This is what being an “enemy of the people” looks like

Photo: Anthony Moretti 2Oct2016

Photo: Anthony Moretti 2Oct2016

Imagine you are an upstanding member of your community. You are respected. You are admired.

And then you quickly become a pariah.

Say you alert top officials in your town that the water is not safe, and that local residents and the many tourists are getting sick because of it.

Say that almost everyone is impressed by the evidence you have.

Except your brother.

Who is the mayor.

He tells you that fixing the problem will be costly. Raising taxes is never popular, you are reminded.

He lets you know that once the news spreads about the toxic water that tourists will stop showing up. Bad PR can be crippling after all.

He gets the town’s newspaper editor to change allegiance to him and from you.

Your brother uses his power to sway public opinion; the consensus around town now is that you are a liar; you are dangerous; you want to destroy the local way of life.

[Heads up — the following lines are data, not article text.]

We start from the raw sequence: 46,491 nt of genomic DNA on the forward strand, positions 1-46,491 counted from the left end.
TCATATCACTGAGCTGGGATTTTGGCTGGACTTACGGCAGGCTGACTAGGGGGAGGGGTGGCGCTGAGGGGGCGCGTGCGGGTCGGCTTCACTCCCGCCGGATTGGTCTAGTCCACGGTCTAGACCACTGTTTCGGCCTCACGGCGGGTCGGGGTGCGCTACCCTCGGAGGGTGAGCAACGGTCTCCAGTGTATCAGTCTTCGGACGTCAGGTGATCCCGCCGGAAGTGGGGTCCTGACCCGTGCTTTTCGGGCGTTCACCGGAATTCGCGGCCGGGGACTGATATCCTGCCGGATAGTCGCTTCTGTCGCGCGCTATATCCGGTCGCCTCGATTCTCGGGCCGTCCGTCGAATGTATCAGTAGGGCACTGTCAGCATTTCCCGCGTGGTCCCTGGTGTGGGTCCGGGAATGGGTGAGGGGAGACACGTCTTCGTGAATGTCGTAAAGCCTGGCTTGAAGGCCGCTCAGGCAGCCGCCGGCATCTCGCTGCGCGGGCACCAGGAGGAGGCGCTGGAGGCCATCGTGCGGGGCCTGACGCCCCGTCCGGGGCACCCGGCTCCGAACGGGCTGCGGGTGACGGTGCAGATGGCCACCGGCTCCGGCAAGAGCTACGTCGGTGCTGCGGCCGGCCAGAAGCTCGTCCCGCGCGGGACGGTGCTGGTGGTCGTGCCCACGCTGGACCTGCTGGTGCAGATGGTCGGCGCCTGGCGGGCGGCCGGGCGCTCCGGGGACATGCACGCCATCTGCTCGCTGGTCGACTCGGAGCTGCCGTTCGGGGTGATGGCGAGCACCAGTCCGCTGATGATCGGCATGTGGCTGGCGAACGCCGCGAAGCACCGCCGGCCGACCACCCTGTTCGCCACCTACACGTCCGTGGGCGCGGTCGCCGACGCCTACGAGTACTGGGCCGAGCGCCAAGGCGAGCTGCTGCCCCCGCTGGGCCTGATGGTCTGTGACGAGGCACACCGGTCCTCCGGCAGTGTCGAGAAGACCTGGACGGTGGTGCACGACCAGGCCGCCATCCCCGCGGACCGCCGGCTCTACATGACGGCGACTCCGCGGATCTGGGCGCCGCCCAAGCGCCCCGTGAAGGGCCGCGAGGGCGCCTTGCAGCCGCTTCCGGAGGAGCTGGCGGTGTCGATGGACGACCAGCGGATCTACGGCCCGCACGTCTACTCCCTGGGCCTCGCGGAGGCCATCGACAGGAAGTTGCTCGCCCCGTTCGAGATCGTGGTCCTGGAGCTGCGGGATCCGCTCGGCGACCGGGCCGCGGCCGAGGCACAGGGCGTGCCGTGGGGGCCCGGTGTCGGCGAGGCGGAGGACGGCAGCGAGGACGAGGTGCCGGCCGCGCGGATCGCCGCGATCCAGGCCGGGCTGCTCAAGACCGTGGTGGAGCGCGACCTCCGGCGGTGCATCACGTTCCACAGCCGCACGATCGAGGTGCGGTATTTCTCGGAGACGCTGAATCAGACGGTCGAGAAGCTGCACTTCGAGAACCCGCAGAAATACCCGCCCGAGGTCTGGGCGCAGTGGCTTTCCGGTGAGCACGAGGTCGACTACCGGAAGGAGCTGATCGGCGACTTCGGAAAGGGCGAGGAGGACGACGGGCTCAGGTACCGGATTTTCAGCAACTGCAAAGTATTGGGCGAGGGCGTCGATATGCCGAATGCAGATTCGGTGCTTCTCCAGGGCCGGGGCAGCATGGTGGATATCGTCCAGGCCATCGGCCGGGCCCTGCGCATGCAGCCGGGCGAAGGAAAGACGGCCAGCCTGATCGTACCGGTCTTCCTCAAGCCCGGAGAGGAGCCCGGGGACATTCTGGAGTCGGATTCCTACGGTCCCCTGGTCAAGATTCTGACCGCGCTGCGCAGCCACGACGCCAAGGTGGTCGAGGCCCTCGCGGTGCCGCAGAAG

Soon, you are “an enemy of the people.”

Your family suffers.


Well, think about your answer as you watch “An Enemy of the People”.

And also consider what the Daily Beast (from which the synopsis is taken) thinks about the relevance of Henrik Ibsen’s work today.

With [President] Trump having declared the press the enemy, it would fit our exact circumstances today a little better if the newspaper had stood courageously with Stockmann. On the other hand, the portrait of media timidity is all too apt, is it not? I’m sure there were a lot of Americans who thought at any number of points over the past 18 months that surely the press would “stand up and do its duty.”

This entry was posted in culture, freedom of speech, freedom of the press. Bookmark the permalink.

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